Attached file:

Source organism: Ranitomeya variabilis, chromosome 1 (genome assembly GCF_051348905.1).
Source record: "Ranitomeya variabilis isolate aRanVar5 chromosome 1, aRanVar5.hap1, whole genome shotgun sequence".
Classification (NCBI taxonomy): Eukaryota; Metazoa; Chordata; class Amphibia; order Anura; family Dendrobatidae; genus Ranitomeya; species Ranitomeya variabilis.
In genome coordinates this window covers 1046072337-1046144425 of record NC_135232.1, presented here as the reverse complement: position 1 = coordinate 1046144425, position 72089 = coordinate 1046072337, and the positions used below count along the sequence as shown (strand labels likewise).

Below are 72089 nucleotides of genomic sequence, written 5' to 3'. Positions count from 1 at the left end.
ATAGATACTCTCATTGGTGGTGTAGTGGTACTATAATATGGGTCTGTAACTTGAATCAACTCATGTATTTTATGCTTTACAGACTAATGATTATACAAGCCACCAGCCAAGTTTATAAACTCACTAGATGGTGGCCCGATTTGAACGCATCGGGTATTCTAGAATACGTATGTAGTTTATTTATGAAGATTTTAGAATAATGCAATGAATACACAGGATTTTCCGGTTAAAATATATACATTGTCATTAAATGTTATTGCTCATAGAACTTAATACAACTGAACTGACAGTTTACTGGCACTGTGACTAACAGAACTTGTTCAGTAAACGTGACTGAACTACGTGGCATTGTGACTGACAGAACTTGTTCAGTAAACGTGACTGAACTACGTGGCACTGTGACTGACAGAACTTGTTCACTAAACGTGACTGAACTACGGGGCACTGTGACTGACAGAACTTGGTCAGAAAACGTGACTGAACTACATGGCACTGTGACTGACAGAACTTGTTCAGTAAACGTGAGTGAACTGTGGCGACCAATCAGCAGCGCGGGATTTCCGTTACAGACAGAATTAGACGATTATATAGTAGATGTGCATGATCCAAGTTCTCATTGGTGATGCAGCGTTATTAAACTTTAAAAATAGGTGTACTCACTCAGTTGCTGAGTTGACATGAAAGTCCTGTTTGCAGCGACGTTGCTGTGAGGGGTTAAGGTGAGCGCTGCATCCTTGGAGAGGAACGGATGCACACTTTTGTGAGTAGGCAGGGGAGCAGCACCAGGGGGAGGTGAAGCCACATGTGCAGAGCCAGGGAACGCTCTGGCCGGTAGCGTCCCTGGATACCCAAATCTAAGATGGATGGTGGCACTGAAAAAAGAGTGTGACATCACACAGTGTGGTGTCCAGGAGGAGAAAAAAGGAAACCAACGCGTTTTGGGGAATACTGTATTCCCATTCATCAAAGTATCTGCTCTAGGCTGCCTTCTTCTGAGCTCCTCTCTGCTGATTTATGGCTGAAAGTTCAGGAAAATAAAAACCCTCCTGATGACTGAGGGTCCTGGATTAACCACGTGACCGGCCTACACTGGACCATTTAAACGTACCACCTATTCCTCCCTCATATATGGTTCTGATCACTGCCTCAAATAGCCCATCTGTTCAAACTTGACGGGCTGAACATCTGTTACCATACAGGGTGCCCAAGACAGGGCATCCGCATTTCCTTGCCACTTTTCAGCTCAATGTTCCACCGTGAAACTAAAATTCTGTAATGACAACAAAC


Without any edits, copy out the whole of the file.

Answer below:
Source organism: Ranitomeya variabilis, chromosome 1 (genome assembly GCF_051348905.1).
Source record: "Ranitomeya variabilis isolate aRanVar5 chromosome 1, aRanVar5.hap1, whole genome shotgun sequence".
Classification (NCBI taxonomy): Eukaryota; Metazoa; Chordata; class Amphibia; order Anura; family Dendrobatidae; genus Ranitomeya; species Ranitomeya variabilis.
In genome coordinates this window covers 1046072337-1046144425 of record NC_135232.1, presented here as the reverse complement: position 1 = coordinate 1046144425, position 72089 = coordinate 1046072337, and the positions used below count along the sequence as shown (strand labels likewise).

Below are 72089 nucleotides of genomic sequence, written 5' to 3'. Positions count from 1 at the left end.
ATAGATACTCTCATTGGTGGTGTAGTGGTACTATAATATGGGTCTGTAACTTGAATCAACTCATGTATTTTATGCTTTACAGACTAATGATTATACAAGCCACCAGCCAAGTTTATAAACTCACTAGATGGTGGCCCGATTTGAACGCATCGGGTATTCTAGAATACGTATGTAGTTTATTTATGAAGATTTTAGAATAATGCAATGAATACACAGGATTTTCCGGTTAAAATATATACATTGTCATTAAATGTTATTGCTCATAGAACTTAATACAACTGAACTGACAGTTTACTGGCACTGTGACTAACAGAACTTGTTCAGTAAACGTGACTGAACTACGTGGCATTGTGACTGACAGAACTTGTTCAGTAAACGTGACTGAACTACGTGGCACTGTGACTGACAGAACTTGTTCACTAAACGTGACTGAACTACGGGGCACTGTGACTGACAGAACTTGGTCAGAAAACGTGACTGAACTACATGGCACTGTGACTGACAGAACTTGTTCAGTAAACGTGAGTGAACTGTGGCGACCAATCAGCAGCGCGGGATTTCCGTTACAGACAGAATTAGACGATTATATAGTAGATGTGCATGATCCAAGTTCTCATTGGTGATGCAGCGTTATTAAACTTTAAAAATAGGTGTACTCACTCAGTTGCTGAGTTGACATGAAAGTCCTGTTTGCAGCGACGTTGCTGTGAGGGGTTAAGGTGAGCGCTGCATCCTTGGAGAGGAACGGATGCACACTTTTGTGAGTAGGCAGGGGAGCAGCACCAGGGGGAGGTGAAGCCACATGTGCAGAGCCAGGGAACGCTCTGGCCGGTAGCGTCCCTGGATACCCAAATCTAAGATGGATGGTGGCACTGAAAAAAGAGTGTGACATCACACAGTGTGGTGTCCAGGAGGAGAAAAAAGGAAACCAACGCGTTTTGGGGAATACTGTATTCCCATTCATCAAAGTATCTGCTCTAGGCTGCCTTCTTCTGAGCTCCTCTCTGCTGATTTATGGCTGAAAGTTCAGGAAAATAAAAACCCTCCTGATGACTGAGGGTCCTGGATTAACCACGTGACCGGCCTACACTGGACCATTTAAACGTACCACCTATTCCTCCCTCATATATGGTTCTGATCACTGCCTCAAATAGCCCATCTGTTCAAACTTGACGGGCTGAACATCTGTTACCATACAGGGTGCCCAAGACAGGGCATCCGCATTTCCTTGCCACTTTTCAGCTCAATGTTCCACCGTGAAACTAAAATTCTGTAATGACAACAAAC